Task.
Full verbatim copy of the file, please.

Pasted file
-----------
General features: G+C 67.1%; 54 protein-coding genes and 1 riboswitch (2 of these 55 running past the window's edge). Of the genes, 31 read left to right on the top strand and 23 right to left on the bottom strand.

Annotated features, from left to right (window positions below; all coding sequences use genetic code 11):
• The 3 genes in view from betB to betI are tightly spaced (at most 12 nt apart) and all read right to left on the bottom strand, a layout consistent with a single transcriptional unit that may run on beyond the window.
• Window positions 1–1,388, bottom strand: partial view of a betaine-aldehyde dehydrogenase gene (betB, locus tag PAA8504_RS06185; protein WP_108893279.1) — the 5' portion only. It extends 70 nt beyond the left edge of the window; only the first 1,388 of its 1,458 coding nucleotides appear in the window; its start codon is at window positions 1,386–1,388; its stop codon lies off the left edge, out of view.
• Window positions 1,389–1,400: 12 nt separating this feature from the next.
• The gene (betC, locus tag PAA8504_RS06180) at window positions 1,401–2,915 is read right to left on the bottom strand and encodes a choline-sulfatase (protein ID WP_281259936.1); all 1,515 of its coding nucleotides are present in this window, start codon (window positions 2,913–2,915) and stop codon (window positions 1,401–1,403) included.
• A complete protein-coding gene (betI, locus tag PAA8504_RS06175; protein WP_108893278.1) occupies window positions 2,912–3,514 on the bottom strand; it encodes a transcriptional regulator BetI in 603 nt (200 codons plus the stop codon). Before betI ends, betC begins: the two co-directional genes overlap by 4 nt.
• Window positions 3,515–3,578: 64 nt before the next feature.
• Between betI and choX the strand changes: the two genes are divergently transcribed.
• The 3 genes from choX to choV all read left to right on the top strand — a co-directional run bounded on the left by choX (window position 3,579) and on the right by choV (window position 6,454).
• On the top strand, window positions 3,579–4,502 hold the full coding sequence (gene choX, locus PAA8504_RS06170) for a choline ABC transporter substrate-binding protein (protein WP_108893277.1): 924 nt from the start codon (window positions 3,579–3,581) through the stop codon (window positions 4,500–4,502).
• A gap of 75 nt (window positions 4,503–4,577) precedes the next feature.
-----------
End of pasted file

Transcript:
General features: G+C 67.1%; 54 protein-coding genes and 1 riboswitch (2 of these 55 running past the window's edge). Of the genes, 31 read left to right on the top strand and 23 right to left on the bottom strand.

Annotated features, from left to right (window positions below; all coding sequences use genetic code 11):
• The 3 genes in view from betB to betI are tightly spaced (at most 12 nt apart) and all read right to left on the bottom strand, a layout consistent with a single transcriptional unit that may run on beyond the window.
• Window positions 1–1,388, bottom strand: partial view of a betaine-aldehyde dehydrogenase gene (betB, locus tag PAA8504_RS06185; protein WP_108893279.1) — the 5' portion only. It extends 70 nt beyond the left edge of the window; only the first 1,388 of its 1,458 coding nucleotides appear in the window; its start codon is at window positions 1,386–1,388; its stop codon lies off the left edge, out of view.
• Window positions 1,389–1,400: 12 nt separating this feature from the next.
• The gene (betC, locus tag PAA8504_RS06180) at window positions 1,401–2,915 is read right to left on the bottom strand and encodes a choline-sulfatase (protein ID WP_281259936.1); all 1,515 of its coding nucleotides are present in this window, start codon (window positions 2,913–2,915) and stop codon (window positions 1,401–1,403) included.
• A complete protein-coding gene (betI, locus tag PAA8504_RS06175; protein WP_108893278.1) occupies window positions 2,912–3,514 on the bottom strand; it encodes a transcriptional regulator BetI in 603 nt (200 codons plus the stop codon). Before betI ends, betC begins: the two co-directional genes overlap by 4 nt.
• Window positions 3,515–3,578: 64 nt before the next feature.
• Between betI and choX the strand changes: the two genes are divergently transcribed.
• The 3 genes from choX to choV all read left to right on the top strand — a co-directional run bounded on the left by choX (window position 3,579) and on the right by choV (window position 6,454).
• On the top strand, window positions 3,579–4,502 hold the full coding sequence (gene choX, locus PAA8504_RS06170) for a choline ABC transporter substrate-binding protein (protein WP_108893277.1): 924 nt from the start codon (window positions 3,579–3,581) through the stop codon (window positions 4,500–4,502).
• A gap of 75 nt (window positions 4,503–4,577) precedes the next feature.